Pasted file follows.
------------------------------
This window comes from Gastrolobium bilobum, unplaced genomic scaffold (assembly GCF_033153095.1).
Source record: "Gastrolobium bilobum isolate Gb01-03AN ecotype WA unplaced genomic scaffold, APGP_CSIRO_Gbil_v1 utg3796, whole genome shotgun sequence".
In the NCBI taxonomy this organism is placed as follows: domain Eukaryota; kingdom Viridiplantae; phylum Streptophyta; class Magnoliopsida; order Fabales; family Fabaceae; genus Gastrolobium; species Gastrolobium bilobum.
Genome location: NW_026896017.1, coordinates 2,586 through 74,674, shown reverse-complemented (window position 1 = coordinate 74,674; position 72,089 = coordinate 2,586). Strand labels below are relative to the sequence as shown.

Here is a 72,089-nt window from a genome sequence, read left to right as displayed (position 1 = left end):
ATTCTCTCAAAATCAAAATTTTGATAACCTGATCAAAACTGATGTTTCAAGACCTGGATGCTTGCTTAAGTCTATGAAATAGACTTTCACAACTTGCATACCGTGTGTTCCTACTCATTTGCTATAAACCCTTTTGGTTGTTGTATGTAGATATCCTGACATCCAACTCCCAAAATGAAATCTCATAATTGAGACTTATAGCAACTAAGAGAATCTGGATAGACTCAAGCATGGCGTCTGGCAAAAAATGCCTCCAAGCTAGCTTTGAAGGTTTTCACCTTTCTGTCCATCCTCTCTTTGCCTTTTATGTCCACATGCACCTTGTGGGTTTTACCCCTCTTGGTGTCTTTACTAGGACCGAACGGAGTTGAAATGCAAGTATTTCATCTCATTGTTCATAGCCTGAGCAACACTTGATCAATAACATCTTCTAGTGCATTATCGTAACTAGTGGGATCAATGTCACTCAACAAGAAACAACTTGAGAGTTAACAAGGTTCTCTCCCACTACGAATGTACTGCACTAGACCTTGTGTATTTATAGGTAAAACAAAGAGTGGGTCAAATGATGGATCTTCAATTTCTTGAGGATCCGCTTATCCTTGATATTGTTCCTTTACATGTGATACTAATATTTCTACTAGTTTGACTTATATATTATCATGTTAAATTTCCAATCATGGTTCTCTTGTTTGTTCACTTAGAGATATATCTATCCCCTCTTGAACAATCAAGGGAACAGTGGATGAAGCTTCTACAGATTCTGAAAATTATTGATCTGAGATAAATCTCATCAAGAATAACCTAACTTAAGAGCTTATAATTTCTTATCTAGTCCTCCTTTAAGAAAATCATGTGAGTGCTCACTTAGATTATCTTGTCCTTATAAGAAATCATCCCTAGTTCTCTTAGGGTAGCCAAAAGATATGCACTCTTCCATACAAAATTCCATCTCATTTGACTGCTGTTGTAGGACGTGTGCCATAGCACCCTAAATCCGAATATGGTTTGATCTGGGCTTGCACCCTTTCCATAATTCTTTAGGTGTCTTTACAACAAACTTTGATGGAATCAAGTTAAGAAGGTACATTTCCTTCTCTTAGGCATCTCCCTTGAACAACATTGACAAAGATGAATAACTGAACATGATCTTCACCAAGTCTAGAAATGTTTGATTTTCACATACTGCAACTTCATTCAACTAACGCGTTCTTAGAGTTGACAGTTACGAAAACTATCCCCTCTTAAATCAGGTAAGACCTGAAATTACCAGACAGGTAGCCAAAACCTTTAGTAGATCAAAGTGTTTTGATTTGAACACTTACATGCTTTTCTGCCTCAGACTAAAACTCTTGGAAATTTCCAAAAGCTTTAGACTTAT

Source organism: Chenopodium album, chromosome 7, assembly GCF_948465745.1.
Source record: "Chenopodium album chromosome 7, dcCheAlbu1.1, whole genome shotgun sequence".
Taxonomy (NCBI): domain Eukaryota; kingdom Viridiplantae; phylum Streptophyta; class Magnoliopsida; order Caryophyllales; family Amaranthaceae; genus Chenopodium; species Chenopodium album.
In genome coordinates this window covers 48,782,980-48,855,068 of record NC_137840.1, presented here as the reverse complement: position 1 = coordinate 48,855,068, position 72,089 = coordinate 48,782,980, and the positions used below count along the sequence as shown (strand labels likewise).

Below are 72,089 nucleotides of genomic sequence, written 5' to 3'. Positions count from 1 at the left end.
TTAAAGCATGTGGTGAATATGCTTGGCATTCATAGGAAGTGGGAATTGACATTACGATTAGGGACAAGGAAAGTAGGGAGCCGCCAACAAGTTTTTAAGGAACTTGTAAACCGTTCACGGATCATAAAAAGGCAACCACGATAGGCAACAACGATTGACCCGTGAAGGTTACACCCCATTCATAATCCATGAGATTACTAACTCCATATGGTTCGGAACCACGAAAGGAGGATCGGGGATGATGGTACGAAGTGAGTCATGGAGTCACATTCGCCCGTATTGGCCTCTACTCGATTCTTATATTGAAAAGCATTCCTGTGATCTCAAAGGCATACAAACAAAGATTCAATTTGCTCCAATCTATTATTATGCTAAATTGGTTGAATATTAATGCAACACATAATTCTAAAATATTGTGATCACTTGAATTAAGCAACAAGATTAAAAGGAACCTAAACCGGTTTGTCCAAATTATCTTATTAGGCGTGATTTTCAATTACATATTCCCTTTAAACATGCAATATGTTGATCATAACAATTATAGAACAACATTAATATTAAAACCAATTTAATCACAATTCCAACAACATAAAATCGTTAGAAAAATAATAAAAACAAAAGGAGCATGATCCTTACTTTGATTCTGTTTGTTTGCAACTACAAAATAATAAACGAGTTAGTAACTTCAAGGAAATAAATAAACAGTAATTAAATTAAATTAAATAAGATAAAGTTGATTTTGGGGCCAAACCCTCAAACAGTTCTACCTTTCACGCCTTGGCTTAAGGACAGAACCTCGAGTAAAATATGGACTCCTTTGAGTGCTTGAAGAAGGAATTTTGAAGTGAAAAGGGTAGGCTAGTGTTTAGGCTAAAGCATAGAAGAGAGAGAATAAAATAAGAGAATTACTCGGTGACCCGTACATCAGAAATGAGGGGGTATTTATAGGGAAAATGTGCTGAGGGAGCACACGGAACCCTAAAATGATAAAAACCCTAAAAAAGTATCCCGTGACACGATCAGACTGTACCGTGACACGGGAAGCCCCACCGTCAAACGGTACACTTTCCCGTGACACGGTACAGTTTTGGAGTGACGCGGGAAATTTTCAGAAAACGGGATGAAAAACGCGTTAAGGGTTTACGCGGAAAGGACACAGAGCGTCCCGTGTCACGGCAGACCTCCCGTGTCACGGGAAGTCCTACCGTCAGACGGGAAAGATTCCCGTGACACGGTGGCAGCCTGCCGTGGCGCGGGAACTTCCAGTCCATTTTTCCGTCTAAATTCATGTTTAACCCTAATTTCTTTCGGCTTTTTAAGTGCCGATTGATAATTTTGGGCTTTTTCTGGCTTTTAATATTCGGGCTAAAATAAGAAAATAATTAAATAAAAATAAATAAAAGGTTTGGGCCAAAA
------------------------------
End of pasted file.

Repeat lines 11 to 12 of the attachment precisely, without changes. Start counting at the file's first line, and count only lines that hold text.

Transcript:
Below are 72,089 nucleotides of genomic sequence, written 5' to 3'. Positions count from 1 at the left end.
TTAAAGCATGTGGTGAATATGCTTGGCATTCATAGGAAGTGGGAATTGACATTACGATTAGGGACAAGGAAAGTAGGGAGCCGCCAACAAGTTTTTAAGGAACTTGTAAACCGTTCACGGATCATAAAAAGGCAACCACGATAGGCAACAACGATTGACCCGTGAAGGTTACACCCCATTCATAATCCATGAGATTACTAACTCCATATGGTTCGGAACCACGAAAGGAGGATCGGGGATGATGGTACGAAGTGAGTCATGGAGTCACATTCGCCCGTATTGGCCTCTACTCGATTCTTATATTGAAAAGCATTCCTGTGATCTCAAAGGCATACAAACAAAGATTCAATTTGCTCCAATCTATTATTATGCTAAATTGGTTGAATATTAATGCAACACATAATTCTAAAATATTGTGATCACTTGAATTAAGCAACAAGATTAAAAGGAACCTAAACCGGTTTGTCCAAATTATCTTATTAGGCGTGATTTTCAATTACATATTCCCTTTAAACATGCAATATGTTGATCATAACAATTATAGAACAACATTAATATTAAAACCAATTTAATCACAATTCCAACAACATAAAATCGTTAGAAAAATAATAAAAACAAAAGGAGCATGATCCTTACTTTGATTCTGTTTGTTTGCAACTACAAAATAATAAACGAGTTAGTAACTTCAAGGAAATAAATAAACAGTAATTAAATTAAATTAAATAAGATAAAGTTGATTTTGGGGCCAAACCCTCAAACAGTTCTACCTTTCACGCCTTGGCTTAAGGACAGAACCTCGAGTAAAATATGGACTCCTTTGAGTGCTTGAAGAAGGAATTTTGAAGTGAAAAGGGTAGGCTAGTGTTTAGGCTAAAGCATAGAAGAGAGAGAATAAAATAAGAGAATTACTCGGTGACCCGTACATCAGAAATGAGGGGGTATTTATAGGGAAAATGTGCTGAGGGAGCACACGGAACCCTAAAATGATAAAAACCCTAAAAAAGTATCCCGTGACACGATCAGACTGTACCGTGACACGGGAAGCCCCACCGTCAAACGGTACACTTTCCCGTGACACGGTACAGTTTTGGAGTGACGCGGGAAATTTTCAGAAAACGGGATGAAAAACGCGTTAAGGGTTTACGCGGAAAGGACACAGAGCGTCCCGTGTCACGGCAGACCTCCCGTGTCACGGGAAGTCCTACCGTCAGACGGGAAAGATTCCCGTGACACGGTGGCAGCCTGCCGTGGCGCGGGAACTTCCAGTCCATTTTTCCGTCTAAATTCATGTTTAACCCTAATTTCTTTCGGCTTTTTAAGTGCCGATTGATAATTTTGGGCTTTTTCTGGCTTTTAATATTCGGGCTAAAATAAGAAAATAATTAAATAAAAATAAATAAAAGGTTTGGGCCAAAA